The attack on ‘Save the Children’ on 24th January in Afghanistan is yet another shocking act of violence added to the increasingly long list of ISIS assaults. In total, 26 civilians were injured in addition to 2 security guards after an exhausting 8 hour shoot out. This ambush on a charity shows the mercilessness of a regime that stops at nothing to gain both power and international attention. However, with the recapture of Raqqa and Mosul from ISIS, shall we assume that the organisation has lost its influence and terrorist attacks like this will decline in number and casualties?
Currently, it seems ISIS is losing their grip on their territories, and with them their power. This land is not only a geostrategic hotspot, but also the major source of revenue through taxation and oil. So does it mean that ISIS is not so much of a threat now? What actually worries me the most is not the immediate danger of ISIS, but rather the threat of something that they have left behind and the circumstances out of which they have grown. But first, a little history on the so-called Islamic State and their rise to power.
After the proclamation of the caliphate at the end of June 2014, the so-called Islamic State showed a clear intention to expand both its territories and ideologies. In 2016, the organisation reported to be operational in 18 countries across the world. Inevitably, wherever ISIS goes, danger, death and destruction follow. It claimed to be behind the violent attacks in a number of countries including Egypt, Turkey, Indonesia, France, Belgium, Germany, US and Bangladesh, and also here in the UK in 2017. Therefore, globally, ISIS have had an enormous impact and, at its peak, 10 million people were living under IS control.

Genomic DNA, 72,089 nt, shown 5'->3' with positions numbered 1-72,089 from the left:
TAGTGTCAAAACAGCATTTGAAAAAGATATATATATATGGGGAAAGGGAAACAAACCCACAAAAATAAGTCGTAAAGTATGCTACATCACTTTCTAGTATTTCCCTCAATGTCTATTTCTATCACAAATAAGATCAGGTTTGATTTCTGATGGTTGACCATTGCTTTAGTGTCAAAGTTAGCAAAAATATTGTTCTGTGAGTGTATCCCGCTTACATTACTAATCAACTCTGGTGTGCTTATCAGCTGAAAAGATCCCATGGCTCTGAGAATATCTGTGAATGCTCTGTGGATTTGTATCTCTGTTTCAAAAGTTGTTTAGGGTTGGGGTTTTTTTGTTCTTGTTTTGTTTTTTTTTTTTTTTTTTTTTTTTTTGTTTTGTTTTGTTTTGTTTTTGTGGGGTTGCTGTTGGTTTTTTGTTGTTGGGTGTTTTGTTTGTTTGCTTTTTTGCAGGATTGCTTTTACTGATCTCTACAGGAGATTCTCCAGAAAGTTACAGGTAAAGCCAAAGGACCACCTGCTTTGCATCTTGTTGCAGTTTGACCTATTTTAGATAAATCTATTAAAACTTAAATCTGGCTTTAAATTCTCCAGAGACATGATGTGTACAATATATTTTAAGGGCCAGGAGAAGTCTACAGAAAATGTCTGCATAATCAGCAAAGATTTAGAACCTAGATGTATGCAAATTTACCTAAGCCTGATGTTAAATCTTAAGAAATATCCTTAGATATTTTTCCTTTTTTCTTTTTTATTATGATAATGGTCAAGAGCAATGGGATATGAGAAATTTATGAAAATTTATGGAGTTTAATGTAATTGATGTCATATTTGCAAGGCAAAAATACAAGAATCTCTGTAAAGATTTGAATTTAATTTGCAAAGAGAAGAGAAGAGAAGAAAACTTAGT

Thankfully, ISIS is losing ground. The US lead coalition against the so-called Islamic state says that 98% of the territory once claimed by the Jihadist group across Iraq and Syria has been recaptured. In December, the Iraqi government declared that its war against ISIS was over. In the same month, Russia’s President Vladimir Putin announced a partial withdrawal of Russian troops from Syria after ISIS has been left controlling only pockets of land.
Notable victories include the capture of Raqqa, the previous capital of ISIS, by US-backed alliance of Syrian, Kurdish and Arab fighters in October. In addition to this, the recapture of Mosul which had been in the hands of ISIS since 2014 was a significant gain. Not only is it Iraq’s second largest city, but the location where the caliphate was declared, weakening the caliphate through humiliation and loss of resources. Therefore, the territorial fight against ISIS has so far been successful due to the bravery and dedication of those fighting against extremism.
This loss of territory has wider implications for ISIS, weakening the hold they have on cities and the individuals within them. Having lost control over oil fields in Syria and Iraq, ISIS can no longer sell oil which was their major source of revenue. What’s more, after the fall of major cities like Mosul and Raqqa, the money obtained from taxes has also fallen due to the loss of control over their population. Importantly, this is their other strategy to exploit money and resources in order to source weapons and continue their expansion.